Commentaries - April 2008
No, this--above--is not the chaos I have in mind. The photo here was taken in 1984 at Bennington, at a summer writing workshop: there's Richard Ford at left, and Alan Cheuse at right. If you are an NPR listener, you will know Cheuse for his good radio reviews and other All Things Considered literary contributions. No, the chaos I have in mind goes back to 1960, when Cheuse was a quasi-bohemian figure who'd gotten to attend the Bread Loaf end-of-summer writers' workshop as a waiter, and caused some trouble, at least from the point of view of those who wanted the Old Ways at Bread Loaf to be restored. I've written about this today on my 1960 blog, so please go there and get more.
Whenever I discuss with my students William Carlos Williams' poem "the rose is obsolete" (from Spring and All (1923), we begin with our sense of the rose as it is. Is it just a rose? No, the students say, it's become a huge commercialized symbol. WCW wanted a new rose, the rose that is the rose, the non- or pre-symbolic rose, "Sharper, neater, more cutting..." He wanted an infinite, endless rose, a rose that was somehow not really soft--made of "copper" or "steel." A wonderful adult student in one of my all-online versions of English 88 - a businessman who lives in China and does his business all around east Asia - took some time to create the Hallmark Card image of the poem's position. Here it is, above. And here, below, is the opening of the poem:
The rose is obsolete
but each petal ends in
an edge, the double facet
cementing the grooved
columns of air--The edge
cuts without cutting
itself in metal or porcelain--
whither? It ends--
But if it ends
the start is begun
so that to engage roses
becomes a geometry--
Pins and Needles was a hit musical revue in 1937, performed by rank-and-file members of the ILGWU (International Ladies Garment Workers Union) who worked all day and then practiced the show three hours at night; it took a year of practice before the show was ready to open.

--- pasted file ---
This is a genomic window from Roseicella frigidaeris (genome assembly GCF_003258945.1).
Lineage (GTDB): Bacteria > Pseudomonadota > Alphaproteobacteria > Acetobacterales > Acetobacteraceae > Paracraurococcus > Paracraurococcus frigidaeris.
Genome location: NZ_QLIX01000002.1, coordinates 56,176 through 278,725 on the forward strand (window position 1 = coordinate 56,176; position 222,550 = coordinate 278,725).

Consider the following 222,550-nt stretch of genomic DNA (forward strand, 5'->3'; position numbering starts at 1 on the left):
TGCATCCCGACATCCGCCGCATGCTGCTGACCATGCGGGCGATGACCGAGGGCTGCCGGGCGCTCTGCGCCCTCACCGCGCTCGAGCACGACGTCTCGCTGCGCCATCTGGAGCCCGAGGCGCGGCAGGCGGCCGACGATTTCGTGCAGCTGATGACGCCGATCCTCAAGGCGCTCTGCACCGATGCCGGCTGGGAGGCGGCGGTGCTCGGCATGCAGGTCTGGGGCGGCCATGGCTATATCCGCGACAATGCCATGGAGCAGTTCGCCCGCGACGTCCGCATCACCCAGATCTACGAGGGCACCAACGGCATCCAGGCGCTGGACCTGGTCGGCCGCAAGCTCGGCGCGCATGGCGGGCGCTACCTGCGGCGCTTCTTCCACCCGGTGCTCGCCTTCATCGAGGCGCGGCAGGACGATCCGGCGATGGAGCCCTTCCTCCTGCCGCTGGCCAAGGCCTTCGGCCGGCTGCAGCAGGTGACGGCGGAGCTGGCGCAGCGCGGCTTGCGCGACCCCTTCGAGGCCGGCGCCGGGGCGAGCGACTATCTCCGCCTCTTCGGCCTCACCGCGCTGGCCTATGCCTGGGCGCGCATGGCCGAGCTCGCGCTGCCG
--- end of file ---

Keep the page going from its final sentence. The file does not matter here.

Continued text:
Until Oklahoma came along, Pins and Needles was Broadway's longest-running show ever. Harold Rome's song - a meta-song if ever there was one - "Sing Me a Song with Social Significance" was a favorite of audiences. Don't keep singing me silly songs; after all, now is a time which "history's making" and "nations are quaking," so why doesn't the popular song try something serious and significant? "Sing me of wars, sing me of breadlines." Editorialize "in syncopation" - sure, go ahead.
Sing me of crime and conferences martial,
Tell me of mills and of mines,
Sing me of courts that aren't impartial,
What's to be done with 'em? Tell me in rhythm.
Most of all, songs should be about "new things." This was a new Broadway song about what's wrong with the old kinds of songs. Here's another verse:
Sing me a song with social significance,
All other tunes are taboo.
I want a ditty with heat in it,
Appealing with feeling and meat in it.
Sing me a song with social significance,
Or you can sing till you're blue,
Let meaning shine from every line
Or I won't love you.
"I didn't realize," Harold Rome said, "that the big attraction was that the garment workers themselves were doing the show and singing to the audience, creating a rapport which is very rare in the theater."
All the lyrics are here.
Nick Montfort decided to write by constraint, limiting himself to the use of the top row of his keyboard: q w e r t y u i o p, and no other letters. He wrote a poem and called it "Top Row Retort." It was published in 2000 in Word Ways: The Journal of Recreational Linguistics.
- - - -
Top Row Retort
I tore out type ere I wrote, to type up top:
upper typewriter row, pert repertoire.
Reporter, I quote to you: To write, pop type out.
Retire typewriter row two. Your tri-row?
Rip it out, too. Tour your top row territory.
Queer tip, you retort? I worry your poor typewriter?
To torque it out -- typewriter terror?
You require row two, your tri-row prop?
You pout, try to quip. (Poor etiquette.) You titter.
(Poorer propriety.) You utter uppity output?
Quiet, you! Quit it! You purport to write.
I tire to peer to your rot, your petty writ,
to eye your wire report. You write pyrite,
terrier to torpor. I pity you, preppie yuppie.
I tutor you, tyro, to uproot your trite tree,
put type to pyre. Rupture type. Write to write.
I erupt. I riot. I prototype pure power
to write. I, upper typewriter requiter.
I outwit you, too. To perpetuity, I write poetry.
You, to put it true, putter out rote poop.